About the time that the term category management was coin, brands started helping the retailers drive sales in their categories by leveraging the strengths of the unique consumer that bought their products. Back then, the focus was more on how well your brand performed, in other words, what was your sales volume, did you grow sales, et cetera. This is very similar to the way category management is viewed in the natural channel. It's primarily focused on how you show up on a item ranking report. Well, as you've heard me say lots of times, a canned topline report will not differentiate you from your competition. You need to go well beyond that, and that's the focus of this podcast.

Category management mainstream has evolved a lot since the term was first coined in the early '90s. We started including shopper marketing and much more to help differentiate brands with the retailers. Sadly, due to what I call pushbutton category management, in other words, all the canned topline reports that are automatically generated by various companies and solution providers, I believe that category management has sort of lost its way. Let me explain. When a lot of people, even the big companies, think about category management, they do it on autopilot. In other words, they use a bunch of canned topline reports to begin and end their analysis. And if you've been listening to this podcast for a long time, you know that that's how I actually started my career.

When I started doing this, there were no canned topline reports. Everything was customized. Being proficient in Excel, actually, Lotus 1-2-3 before that, I started building a lot of the canned reports that Kimberly-Clark and Unilever relied on. As a result, I built a really good solid reputation around this. In fact, I built a lot of the templates that retailers were expecting other brands that complete during their category reviews as a result. This is similar to the reports that I built when I worked for SPINS. Have you ever seen their distribution tracker? That's the report that I designed and built that I use to try to convince them to start selling retailer and store level data, what you can get today from them.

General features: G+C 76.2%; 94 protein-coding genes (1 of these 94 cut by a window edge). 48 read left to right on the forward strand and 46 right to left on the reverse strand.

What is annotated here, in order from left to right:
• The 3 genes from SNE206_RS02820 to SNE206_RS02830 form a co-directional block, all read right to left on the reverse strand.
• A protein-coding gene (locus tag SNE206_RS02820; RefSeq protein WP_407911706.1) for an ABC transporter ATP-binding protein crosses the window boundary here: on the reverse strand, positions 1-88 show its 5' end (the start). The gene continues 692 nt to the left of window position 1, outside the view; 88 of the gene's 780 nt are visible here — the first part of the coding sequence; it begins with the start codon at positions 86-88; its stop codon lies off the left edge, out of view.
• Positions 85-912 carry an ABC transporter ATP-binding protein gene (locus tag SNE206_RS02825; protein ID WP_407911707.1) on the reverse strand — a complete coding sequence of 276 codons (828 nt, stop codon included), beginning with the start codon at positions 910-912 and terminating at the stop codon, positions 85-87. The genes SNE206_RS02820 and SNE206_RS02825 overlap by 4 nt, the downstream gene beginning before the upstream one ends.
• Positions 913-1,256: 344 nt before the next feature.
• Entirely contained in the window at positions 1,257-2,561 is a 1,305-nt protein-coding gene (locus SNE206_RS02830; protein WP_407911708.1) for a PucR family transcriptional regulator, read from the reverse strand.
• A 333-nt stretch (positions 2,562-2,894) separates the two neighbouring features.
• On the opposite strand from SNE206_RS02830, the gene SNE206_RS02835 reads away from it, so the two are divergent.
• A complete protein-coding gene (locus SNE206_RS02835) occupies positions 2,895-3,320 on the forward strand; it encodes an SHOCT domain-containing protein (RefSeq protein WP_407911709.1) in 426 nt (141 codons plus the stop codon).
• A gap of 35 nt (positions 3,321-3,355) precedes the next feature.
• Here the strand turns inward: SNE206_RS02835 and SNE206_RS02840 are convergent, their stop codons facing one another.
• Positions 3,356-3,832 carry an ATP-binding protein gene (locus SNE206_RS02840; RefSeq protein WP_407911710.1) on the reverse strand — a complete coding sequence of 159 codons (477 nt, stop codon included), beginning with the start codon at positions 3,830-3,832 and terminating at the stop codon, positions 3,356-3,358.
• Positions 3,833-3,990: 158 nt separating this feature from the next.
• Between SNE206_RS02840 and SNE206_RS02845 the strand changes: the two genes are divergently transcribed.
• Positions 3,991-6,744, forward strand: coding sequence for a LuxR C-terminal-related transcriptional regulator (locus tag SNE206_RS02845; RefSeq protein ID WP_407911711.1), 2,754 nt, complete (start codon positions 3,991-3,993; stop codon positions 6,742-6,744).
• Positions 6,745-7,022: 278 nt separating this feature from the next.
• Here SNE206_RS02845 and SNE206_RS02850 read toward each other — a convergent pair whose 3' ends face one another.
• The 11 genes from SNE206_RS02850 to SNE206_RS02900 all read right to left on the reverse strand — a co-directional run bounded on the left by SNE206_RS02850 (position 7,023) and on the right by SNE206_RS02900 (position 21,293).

These are a great starting place for any analysis, but canned topline reports will not differentiate you from your competition. Canned topline reports will not tell you the story of why what happened happened. In other words, why did a consumer choose your product over another product or vice versa? The strategies that I'm working hard to bring to this industry are the same strategies where I'm trying to teach you how to get the most out of the data, how to help the retailer tell a story about why your brand matters, and why consumers flock to your brand, and why your brand does more to drive consumer traffic and sales in the category and contribution than your competitors. This is why I coined the term true category management to differentiate what I'm talking about in terms of the advanced strategies that you can use to compete more effectively to relying solely on canned topline reports, or what I call push button category management.

So what qualifies me to be able to have this discussion with you in the first place? I am the first person certified at the highest level category management proficiency, a certified professional strategic advisor, CPSA. You typically find someone with that level of expertise as the vice president of category management for a major mainstream brand. The reason I like working in natural is because I love working with emerging brands and I love working with enthusiastic entrepreneurs that are trying to disrupt the category and change the way that we think about food, especially authentic, mission-driven brands working to solve a problem that other brands overlook. If you need more proof, then listen to the podcast, especially episode 115 with Michael J. O'Donnell. And check out some of the many reviews I received, including from people like Phil Lempert, the SupermarketGuru, Bill Bishop, and other industry icons.